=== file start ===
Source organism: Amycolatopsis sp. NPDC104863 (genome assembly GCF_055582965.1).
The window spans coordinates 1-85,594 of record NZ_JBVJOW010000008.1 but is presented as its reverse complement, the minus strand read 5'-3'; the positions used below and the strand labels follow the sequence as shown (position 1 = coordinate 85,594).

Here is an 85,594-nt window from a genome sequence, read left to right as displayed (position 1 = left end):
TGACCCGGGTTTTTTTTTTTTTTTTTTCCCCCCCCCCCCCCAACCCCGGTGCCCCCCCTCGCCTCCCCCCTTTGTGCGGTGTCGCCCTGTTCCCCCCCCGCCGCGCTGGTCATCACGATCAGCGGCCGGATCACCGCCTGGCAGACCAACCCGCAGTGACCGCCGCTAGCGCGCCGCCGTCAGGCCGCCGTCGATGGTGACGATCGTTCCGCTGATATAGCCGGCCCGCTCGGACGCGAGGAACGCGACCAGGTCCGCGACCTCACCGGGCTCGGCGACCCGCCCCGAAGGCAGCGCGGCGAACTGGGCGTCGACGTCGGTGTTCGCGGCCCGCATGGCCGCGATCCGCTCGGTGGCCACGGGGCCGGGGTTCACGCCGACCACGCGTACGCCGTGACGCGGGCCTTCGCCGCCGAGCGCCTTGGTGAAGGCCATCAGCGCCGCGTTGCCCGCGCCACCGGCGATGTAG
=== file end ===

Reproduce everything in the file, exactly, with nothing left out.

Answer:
Source organism: Amycolatopsis sp. NPDC104863 (genome assembly GCF_055582965.1).
The window spans coordinates 1-85,594 of record NZ_JBVJOW010000008.1 but is presented as its reverse complement, the minus strand read 5'-3'; the positions used below and the strand labels follow the sequence as shown (position 1 = coordinate 85,594).

Here is an 85,594-nt window from a genome sequence, read left to right as displayed (position 1 = left end):
TGACCCGGGTTTTTTTTTTTTTTTTTTCCCCCCCCCCCCCCAACCCCGGTGCCCCCCCTCGCCTCCCCCCTTTGTGCGGTGTCGCCCTGTTCCCCCCCCGCCGCGCTGGTCATCACGATCAGCGGCCGGATCACCGCCTGGCAGACCAACCCGCAGTGACCGCCGCTAGCGCGCCGCCGTCAGGCCGCCGTCGATGGTGACGATCGTTCCGCTGATATAGCCGGCCCGCTCGGACGCGAGGAACGCGACCAGGTCCGCGACCTCACCGGGCTCGGCGACCCGCCCCGAAGGCAGCGCGGCGAACTGGGCGTCGACGTCGGTGTTCGCGGCCCGCATGGCCGCGATCCGCTCGGTGGCCACGGGGCCGGGGTTCACGCCGACCACGCGTACGCCGTGACGCGGGCCTTCGCCGCCGAGCGCCTTGGTGAAGGCCATCAGCGCCGCGTTGCCCGCGCCACCGGCGATGTAG